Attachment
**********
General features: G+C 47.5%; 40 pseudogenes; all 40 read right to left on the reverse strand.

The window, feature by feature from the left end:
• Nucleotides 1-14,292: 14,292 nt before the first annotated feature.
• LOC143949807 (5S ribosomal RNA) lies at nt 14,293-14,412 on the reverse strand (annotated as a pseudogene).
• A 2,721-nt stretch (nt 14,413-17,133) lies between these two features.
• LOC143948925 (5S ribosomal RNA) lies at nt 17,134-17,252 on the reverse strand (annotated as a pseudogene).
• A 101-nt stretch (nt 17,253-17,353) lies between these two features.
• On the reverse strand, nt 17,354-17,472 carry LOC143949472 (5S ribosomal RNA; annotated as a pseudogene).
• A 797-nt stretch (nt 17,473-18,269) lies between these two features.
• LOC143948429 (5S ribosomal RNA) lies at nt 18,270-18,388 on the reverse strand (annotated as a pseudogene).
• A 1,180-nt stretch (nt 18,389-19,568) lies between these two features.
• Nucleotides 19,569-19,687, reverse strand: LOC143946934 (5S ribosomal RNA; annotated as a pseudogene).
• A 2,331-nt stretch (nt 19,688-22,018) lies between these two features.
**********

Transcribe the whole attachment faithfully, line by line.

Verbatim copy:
General features: G+C 47.5%; 40 pseudogenes; all 40 read right to left on the reverse strand.

The window, feature by feature from the left end:
• Nucleotides 1-14,292: 14,292 nt before the first annotated feature.
• LOC143949807 (5S ribosomal RNA) lies at nt 14,293-14,412 on the reverse strand (annotated as a pseudogene).
• A 2,721-nt stretch (nt 14,413-17,133) lies between these two features.
• LOC143948925 (5S ribosomal RNA) lies at nt 17,134-17,252 on the reverse strand (annotated as a pseudogene).
• A 101-nt stretch (nt 17,253-17,353) lies between these two features.
• On the reverse strand, nt 17,354-17,472 carry LOC143949472 (5S ribosomal RNA; annotated as a pseudogene).
• A 797-nt stretch (nt 17,473-18,269) lies between these two features.
• LOC143948429 (5S ribosomal RNA) lies at nt 18,270-18,388 on the reverse strand (annotated as a pseudogene).
• A 1,180-nt stretch (nt 18,389-19,568) lies between these two features.
• Nucleotides 19,569-19,687, reverse strand: LOC143946934 (5S ribosomal RNA; annotated as a pseudogene).
• A 2,331-nt stretch (nt 19,688-22,018) lies between these two features.